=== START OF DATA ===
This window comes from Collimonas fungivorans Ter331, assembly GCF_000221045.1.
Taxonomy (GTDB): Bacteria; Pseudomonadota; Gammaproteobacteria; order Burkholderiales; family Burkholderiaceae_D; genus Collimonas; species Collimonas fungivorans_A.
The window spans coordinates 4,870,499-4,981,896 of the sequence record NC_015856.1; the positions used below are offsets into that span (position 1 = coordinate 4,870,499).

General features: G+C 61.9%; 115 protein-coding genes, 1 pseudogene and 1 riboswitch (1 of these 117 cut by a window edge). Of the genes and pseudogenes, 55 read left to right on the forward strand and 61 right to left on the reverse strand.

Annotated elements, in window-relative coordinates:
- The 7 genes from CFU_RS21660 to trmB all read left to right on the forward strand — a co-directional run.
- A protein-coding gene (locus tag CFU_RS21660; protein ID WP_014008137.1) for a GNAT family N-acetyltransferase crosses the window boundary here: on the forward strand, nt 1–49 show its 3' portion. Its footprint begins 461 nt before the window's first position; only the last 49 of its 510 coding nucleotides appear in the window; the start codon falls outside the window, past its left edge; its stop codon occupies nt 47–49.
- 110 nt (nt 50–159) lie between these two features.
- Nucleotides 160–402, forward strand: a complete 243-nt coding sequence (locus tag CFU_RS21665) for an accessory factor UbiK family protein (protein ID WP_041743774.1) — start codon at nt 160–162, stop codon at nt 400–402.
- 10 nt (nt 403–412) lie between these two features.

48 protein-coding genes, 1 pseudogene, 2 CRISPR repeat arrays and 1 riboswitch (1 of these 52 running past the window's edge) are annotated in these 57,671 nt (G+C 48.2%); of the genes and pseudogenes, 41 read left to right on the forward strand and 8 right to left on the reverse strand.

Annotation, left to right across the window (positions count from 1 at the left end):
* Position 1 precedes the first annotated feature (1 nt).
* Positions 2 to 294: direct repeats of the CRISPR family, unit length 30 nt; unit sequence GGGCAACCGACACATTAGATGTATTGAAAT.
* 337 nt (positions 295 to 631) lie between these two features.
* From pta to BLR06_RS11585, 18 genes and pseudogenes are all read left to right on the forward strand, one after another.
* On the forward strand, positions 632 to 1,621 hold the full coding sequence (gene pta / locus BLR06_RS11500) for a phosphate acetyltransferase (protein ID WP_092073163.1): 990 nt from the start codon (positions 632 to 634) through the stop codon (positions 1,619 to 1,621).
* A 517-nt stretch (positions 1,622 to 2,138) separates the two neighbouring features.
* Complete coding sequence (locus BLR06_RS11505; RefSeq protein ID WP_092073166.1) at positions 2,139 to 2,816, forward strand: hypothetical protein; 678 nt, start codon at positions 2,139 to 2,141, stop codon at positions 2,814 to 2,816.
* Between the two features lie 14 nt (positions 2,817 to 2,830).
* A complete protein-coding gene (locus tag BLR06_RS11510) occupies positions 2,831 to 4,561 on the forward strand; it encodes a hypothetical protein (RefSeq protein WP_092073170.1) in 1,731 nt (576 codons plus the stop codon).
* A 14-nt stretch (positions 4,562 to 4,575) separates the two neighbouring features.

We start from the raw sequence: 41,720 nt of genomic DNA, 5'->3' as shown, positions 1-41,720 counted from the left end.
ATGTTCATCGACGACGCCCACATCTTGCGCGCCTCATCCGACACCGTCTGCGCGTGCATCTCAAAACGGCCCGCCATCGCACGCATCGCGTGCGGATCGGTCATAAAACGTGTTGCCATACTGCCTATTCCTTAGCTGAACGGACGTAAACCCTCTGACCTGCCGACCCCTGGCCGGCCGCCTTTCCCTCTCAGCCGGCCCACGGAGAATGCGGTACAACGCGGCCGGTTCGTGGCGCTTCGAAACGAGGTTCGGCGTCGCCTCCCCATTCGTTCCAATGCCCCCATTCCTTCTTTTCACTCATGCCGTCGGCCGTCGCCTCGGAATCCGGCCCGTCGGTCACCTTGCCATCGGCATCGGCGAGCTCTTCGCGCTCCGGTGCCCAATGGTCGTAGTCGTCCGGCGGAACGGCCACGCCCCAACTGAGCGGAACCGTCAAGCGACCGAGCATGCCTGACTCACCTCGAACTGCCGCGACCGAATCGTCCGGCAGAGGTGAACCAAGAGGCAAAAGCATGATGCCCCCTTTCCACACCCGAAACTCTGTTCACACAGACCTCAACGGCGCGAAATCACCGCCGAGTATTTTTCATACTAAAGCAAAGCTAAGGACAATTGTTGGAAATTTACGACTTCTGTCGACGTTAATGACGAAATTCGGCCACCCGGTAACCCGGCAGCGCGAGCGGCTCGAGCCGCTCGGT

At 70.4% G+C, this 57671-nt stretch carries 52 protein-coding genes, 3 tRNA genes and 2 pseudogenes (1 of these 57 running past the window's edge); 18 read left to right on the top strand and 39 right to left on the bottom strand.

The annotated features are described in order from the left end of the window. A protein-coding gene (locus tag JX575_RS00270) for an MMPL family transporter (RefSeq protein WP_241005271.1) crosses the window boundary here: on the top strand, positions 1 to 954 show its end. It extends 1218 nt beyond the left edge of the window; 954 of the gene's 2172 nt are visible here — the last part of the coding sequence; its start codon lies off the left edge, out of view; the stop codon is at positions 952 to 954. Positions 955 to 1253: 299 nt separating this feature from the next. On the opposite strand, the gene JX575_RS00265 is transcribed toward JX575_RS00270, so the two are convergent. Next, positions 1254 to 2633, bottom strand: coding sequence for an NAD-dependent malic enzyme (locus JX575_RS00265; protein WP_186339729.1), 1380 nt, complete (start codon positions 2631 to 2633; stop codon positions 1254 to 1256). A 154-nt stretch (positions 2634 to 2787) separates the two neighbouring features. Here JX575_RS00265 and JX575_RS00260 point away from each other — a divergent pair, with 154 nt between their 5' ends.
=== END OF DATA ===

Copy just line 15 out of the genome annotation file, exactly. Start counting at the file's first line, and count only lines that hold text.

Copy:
* 337 nt (positions 295 to 631) lie between these two features.